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MOVIES: Relic - Review (LFF 2020)



Natalie Erika James’ Relic is as an unnerving and as atmospheric as it gets and that is unfortunately one of the only few things it does well as it ultimately proves to be a disappointment. In terms of scheduling for the London Film Festival this year (its first presented digitally at home) it felt odd watching a horror movie at 9:30 in the morning, but I needn’t have worried – it went out of its way not to scare you in its approach which unfortunately felt too familiar and predictable especially to those already familiar with arthouse horror films like Hereditary. It works on paper as a controlled descent into madness and insanity which becomes ever so apparant in in its final act that offers little in the way of surprise as you know exactly where it’s going and how it’s going to get there. The plot is at least intruiging from the offset before it crumbles quickly apart: Relic centres around a family in a labyrinth of a suburban household finding themselves being torn apart as their grandmother wrestles with forgetting who she is as a person. The film isn’t subtle in the slightest in regards to its allegories and doesn’t even try to hide it, leading to a rather dull experience. The Hereditary comparisons are obvious but perhaps one less so that the film springs to mind is the striking similiarites to M. Night Shyamalan's The Visit, only there is nothing as interesting or engaging as either.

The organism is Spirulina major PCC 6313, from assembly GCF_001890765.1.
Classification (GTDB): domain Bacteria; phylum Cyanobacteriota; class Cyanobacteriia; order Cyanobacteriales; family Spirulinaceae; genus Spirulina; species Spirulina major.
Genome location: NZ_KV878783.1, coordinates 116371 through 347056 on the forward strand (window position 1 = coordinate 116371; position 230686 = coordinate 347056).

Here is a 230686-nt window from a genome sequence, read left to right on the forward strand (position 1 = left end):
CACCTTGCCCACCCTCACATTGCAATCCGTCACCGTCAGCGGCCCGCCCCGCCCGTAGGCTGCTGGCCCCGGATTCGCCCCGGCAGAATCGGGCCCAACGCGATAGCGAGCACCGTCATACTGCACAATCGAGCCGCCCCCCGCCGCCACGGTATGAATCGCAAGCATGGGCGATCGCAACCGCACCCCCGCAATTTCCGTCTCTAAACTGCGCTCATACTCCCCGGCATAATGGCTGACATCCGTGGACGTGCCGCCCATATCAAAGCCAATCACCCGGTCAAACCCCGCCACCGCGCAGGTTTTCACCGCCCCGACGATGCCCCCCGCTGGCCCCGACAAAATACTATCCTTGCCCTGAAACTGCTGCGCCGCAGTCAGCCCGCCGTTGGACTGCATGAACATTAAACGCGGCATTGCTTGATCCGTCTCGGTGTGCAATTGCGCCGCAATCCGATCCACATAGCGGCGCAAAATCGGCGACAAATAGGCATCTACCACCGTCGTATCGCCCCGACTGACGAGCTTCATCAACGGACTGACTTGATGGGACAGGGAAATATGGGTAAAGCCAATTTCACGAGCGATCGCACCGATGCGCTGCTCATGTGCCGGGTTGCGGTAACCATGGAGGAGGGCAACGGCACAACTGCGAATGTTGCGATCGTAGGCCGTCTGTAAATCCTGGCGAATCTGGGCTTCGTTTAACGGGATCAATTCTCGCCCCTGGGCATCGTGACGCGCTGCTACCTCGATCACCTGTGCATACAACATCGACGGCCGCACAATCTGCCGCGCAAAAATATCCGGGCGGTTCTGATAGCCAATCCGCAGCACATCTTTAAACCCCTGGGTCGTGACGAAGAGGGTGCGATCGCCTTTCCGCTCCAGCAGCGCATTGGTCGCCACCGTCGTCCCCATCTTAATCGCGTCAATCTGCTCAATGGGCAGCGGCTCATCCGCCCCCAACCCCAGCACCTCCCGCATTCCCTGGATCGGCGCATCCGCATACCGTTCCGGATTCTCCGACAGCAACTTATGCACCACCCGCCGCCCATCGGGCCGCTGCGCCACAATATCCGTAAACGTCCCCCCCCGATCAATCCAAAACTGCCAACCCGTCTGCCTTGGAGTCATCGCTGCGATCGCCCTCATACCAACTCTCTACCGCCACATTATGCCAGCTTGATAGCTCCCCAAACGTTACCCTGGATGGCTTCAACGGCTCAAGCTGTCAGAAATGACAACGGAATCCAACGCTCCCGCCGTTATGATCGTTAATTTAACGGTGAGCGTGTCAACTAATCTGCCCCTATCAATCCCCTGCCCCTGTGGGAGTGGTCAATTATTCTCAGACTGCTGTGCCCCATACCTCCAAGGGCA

I wasn’t quite convinced by all of the casting and directing decisions as everything here felt a little odd and out of place with its underlit slowburn style not doing it any favours. Its core central cast are hit and miss, Robyn Nevin is underwhelming as the central grandmother Edna, but at least her daughter and granddaughter, played by Emily Mortimer and Bella Heathcote, are convincing as both are forced into playing modern scream queens of different generations. Relic doesn’t take any new directions – there’s a standard home invasion sequence that feels like a homage to The Texas Chainsaw Massacre but is ultimately as half baked as they come and the film would have been much better off had it jettisoned its horror elements completely in favour of being a drama – which is not a good sign when Relic is marketed as a horror, it is at its best when dealing with the mother-daughter dynamic, but again, I believe that is also something that has been accomplished better elsewhere in the genre.

The haunted house movie tropes are there from the get go. The film doesn’t even try to hide them even as it presents itself as an arthouse film. Never has 89 minutes felt so long while watching it, the short runtime doesn’t pick up until the end of the film but by the time the claustrophobic final act hits it’s too little too late, even if the final shot lingered on my mind for a while it doesn’t add to the experience in the slightest and like the rest of the film it isn’t exactly new. The colour palette is pale and Relic utilises empty rooms to create suspense, often as ineffectively as everything else it sets out to achieve.

However, as a feature debut it’s something that regardless of its slow-burn approach and relatively boring nature, Relic does feel like it at least attempts to aim for ambition and it’s hard not to see James improving as director the more confident and risk-taking she becomes in the future. But unfortunately Relic, if anything, played it too safe and formulaic – making it the most underwhelming film from the London Film Festival so far as there’s only so much that Emily Mortimer and Bella Heathcote can do.


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